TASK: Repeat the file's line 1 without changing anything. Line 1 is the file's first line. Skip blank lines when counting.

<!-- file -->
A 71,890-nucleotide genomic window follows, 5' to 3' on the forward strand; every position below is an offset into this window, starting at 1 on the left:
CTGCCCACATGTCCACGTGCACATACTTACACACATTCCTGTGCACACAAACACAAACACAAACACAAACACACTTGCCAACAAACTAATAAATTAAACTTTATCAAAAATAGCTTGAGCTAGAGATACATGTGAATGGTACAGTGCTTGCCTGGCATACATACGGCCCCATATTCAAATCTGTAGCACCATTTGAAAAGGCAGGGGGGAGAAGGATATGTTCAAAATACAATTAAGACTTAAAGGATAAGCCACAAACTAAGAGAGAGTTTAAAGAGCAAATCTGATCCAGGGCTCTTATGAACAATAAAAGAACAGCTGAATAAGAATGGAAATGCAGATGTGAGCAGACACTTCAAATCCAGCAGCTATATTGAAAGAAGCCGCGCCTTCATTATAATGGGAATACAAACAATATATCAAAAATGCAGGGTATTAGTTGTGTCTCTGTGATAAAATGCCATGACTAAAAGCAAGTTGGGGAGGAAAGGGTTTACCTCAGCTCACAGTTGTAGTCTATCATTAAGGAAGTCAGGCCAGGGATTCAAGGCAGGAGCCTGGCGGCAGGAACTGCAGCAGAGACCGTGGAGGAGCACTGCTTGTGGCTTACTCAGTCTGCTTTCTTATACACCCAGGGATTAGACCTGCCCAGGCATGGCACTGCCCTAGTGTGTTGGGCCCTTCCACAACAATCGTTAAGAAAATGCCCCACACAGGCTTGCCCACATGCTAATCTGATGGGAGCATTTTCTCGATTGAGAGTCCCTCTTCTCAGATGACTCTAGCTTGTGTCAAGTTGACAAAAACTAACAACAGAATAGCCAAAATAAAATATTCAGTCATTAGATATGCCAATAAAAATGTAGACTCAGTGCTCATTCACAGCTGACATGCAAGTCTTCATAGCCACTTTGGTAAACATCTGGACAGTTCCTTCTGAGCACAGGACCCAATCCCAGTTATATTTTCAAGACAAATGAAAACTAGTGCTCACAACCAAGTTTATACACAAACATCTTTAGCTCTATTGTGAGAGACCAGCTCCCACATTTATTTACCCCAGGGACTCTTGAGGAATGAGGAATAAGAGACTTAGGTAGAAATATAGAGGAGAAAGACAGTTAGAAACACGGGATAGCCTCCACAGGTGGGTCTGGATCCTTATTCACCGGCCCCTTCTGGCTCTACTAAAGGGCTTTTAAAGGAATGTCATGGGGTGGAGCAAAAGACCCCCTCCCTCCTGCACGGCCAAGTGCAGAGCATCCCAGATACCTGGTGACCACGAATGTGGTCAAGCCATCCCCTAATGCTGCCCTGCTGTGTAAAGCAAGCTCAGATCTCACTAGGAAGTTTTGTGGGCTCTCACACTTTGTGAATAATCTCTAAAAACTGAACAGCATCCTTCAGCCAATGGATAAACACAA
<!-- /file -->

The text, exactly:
A 71,890-nucleotide genomic window follows, 5' to 3' on the forward strand; every position below is an offset into this window, starting at 1 on the left: